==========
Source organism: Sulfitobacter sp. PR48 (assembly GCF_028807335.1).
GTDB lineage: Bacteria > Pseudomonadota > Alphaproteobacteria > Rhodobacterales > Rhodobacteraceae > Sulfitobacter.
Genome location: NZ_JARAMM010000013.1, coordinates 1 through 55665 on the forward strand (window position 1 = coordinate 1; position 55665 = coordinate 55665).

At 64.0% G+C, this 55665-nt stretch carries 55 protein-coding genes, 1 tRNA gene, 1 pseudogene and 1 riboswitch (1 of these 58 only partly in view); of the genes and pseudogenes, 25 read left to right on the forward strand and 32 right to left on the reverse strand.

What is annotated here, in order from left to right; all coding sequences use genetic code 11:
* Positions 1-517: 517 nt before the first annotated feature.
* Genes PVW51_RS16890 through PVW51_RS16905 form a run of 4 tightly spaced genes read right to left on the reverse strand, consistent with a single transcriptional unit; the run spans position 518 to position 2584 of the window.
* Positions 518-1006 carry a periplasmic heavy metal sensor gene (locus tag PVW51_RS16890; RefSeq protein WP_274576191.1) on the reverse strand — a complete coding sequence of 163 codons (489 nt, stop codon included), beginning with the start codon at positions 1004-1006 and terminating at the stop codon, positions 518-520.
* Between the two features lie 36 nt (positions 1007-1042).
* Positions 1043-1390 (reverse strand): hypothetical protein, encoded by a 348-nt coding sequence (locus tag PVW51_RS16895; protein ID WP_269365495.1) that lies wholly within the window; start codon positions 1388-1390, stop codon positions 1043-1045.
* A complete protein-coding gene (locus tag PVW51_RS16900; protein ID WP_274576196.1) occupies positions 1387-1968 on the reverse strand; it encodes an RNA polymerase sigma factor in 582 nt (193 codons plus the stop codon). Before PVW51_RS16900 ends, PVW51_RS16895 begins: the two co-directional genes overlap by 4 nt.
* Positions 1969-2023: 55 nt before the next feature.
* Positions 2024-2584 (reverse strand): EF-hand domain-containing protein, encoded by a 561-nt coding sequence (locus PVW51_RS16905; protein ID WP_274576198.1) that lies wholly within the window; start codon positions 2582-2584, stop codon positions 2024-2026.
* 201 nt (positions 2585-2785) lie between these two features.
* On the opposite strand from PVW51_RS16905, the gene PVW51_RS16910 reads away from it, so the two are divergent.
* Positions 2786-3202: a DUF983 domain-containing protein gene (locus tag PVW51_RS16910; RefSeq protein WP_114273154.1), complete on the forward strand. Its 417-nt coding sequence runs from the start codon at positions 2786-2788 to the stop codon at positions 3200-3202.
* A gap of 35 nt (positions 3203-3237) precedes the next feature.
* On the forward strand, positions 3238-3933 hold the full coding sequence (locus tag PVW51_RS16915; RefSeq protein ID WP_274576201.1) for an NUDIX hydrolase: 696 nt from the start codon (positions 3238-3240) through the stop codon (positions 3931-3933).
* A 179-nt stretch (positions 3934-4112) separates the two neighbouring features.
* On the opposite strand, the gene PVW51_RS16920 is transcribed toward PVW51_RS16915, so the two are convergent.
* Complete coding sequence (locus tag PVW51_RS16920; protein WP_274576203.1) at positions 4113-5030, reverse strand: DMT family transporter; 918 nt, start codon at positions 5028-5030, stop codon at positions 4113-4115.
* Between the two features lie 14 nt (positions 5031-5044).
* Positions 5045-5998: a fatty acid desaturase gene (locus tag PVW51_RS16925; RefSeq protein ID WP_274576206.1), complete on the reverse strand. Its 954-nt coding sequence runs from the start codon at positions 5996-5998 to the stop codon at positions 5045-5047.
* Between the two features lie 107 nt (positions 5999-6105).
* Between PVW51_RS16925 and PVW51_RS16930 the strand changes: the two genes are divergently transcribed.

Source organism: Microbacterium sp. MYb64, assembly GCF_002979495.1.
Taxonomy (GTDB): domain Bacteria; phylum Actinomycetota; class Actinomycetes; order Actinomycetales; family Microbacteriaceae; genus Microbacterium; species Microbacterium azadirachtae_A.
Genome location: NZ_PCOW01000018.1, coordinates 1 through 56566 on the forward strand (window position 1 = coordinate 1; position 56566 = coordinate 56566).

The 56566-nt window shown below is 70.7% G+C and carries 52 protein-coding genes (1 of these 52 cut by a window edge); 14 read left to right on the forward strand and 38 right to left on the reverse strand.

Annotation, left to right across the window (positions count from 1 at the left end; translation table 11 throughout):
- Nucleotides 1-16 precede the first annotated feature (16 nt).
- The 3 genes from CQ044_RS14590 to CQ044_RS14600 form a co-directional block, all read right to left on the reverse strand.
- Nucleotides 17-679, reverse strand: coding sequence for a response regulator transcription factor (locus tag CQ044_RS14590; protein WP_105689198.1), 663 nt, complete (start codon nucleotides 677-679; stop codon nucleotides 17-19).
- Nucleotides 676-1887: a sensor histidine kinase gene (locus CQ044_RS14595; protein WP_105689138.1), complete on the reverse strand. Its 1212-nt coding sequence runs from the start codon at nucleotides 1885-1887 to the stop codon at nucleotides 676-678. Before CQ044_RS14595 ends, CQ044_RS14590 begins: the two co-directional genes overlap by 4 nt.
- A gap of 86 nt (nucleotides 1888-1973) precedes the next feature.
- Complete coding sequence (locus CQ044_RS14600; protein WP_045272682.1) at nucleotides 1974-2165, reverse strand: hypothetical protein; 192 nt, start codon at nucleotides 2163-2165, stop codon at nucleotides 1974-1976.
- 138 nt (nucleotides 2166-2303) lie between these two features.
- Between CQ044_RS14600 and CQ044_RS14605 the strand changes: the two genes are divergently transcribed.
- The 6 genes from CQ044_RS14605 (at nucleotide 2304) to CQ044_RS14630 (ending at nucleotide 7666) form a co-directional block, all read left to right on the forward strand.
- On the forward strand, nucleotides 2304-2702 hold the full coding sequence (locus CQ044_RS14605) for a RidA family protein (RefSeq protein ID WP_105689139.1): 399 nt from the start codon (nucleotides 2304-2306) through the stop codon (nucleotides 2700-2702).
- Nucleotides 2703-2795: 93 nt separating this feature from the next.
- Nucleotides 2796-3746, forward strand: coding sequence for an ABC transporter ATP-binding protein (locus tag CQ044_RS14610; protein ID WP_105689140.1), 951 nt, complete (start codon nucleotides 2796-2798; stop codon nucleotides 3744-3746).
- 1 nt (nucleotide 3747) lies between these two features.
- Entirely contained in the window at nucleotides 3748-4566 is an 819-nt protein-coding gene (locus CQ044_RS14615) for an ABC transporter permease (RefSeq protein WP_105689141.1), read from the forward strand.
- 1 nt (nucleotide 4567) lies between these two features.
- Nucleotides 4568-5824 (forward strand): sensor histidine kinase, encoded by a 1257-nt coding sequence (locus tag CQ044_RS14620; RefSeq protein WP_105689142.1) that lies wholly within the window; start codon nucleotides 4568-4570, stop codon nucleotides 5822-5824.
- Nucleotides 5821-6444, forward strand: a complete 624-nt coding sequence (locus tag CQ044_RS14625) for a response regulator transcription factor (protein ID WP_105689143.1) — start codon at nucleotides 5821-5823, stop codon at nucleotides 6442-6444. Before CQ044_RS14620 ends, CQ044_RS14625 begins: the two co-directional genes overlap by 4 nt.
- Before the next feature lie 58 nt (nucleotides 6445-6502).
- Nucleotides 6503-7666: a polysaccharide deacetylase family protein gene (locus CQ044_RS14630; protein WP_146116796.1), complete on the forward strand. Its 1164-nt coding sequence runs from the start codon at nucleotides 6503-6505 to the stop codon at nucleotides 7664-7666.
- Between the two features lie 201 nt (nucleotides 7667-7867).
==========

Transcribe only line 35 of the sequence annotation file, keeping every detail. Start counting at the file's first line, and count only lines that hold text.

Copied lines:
- A gap of 86 nt (nucleotides 1888-1973) precedes the next feature.